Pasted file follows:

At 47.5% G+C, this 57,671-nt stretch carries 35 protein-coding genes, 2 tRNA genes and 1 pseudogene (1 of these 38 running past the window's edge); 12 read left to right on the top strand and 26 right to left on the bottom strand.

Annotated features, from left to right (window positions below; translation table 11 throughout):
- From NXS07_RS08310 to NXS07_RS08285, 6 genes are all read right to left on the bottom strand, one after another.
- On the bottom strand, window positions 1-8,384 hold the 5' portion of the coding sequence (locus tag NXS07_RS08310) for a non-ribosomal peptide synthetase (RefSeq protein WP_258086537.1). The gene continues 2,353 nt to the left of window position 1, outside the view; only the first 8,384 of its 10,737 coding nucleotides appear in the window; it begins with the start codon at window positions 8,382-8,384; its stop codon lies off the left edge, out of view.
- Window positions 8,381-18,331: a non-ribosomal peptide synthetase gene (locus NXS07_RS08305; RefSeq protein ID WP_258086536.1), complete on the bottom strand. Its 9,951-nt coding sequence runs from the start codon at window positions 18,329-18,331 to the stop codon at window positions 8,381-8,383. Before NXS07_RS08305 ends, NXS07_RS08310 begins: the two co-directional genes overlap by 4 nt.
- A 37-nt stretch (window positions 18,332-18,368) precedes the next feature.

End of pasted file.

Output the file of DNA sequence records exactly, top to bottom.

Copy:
At 47.5% G+C, this 57,671-nt stretch carries 35 protein-coding genes, 2 tRNA genes and 1 pseudogene (1 of these 38 running past the window's edge); 12 read left to right on the top strand and 26 right to left on the bottom strand.

Annotated features, from left to right (window positions below; translation table 11 throughout):
- From NXS07_RS08310 to NXS07_RS08285, 6 genes are all read right to left on the bottom strand, one after another.
- On the bottom strand, window positions 1-8,384 hold the 5' portion of the coding sequence (locus tag NXS07_RS08310) for a non-ribosomal peptide synthetase (RefSeq protein WP_258086537.1). The gene continues 2,353 nt to the left of window position 1, outside the view; only the first 8,384 of its 10,737 coding nucleotides appear in the window; it begins with the start codon at window positions 8,382-8,384; its stop codon lies off the left edge, out of view.
- Window positions 8,381-18,331: a non-ribosomal peptide synthetase gene (locus NXS07_RS08305; RefSeq protein ID WP_258086536.1), complete on the bottom strand. Its 9,951-nt coding sequence runs from the start codon at window positions 18,329-18,331 to the stop codon at window positions 8,381-8,383. Before NXS07_RS08305 ends, NXS07_RS08310 begins: the two co-directional genes overlap by 4 nt.
- A 37-nt stretch (window positions 18,332-18,368) precedes the next feature.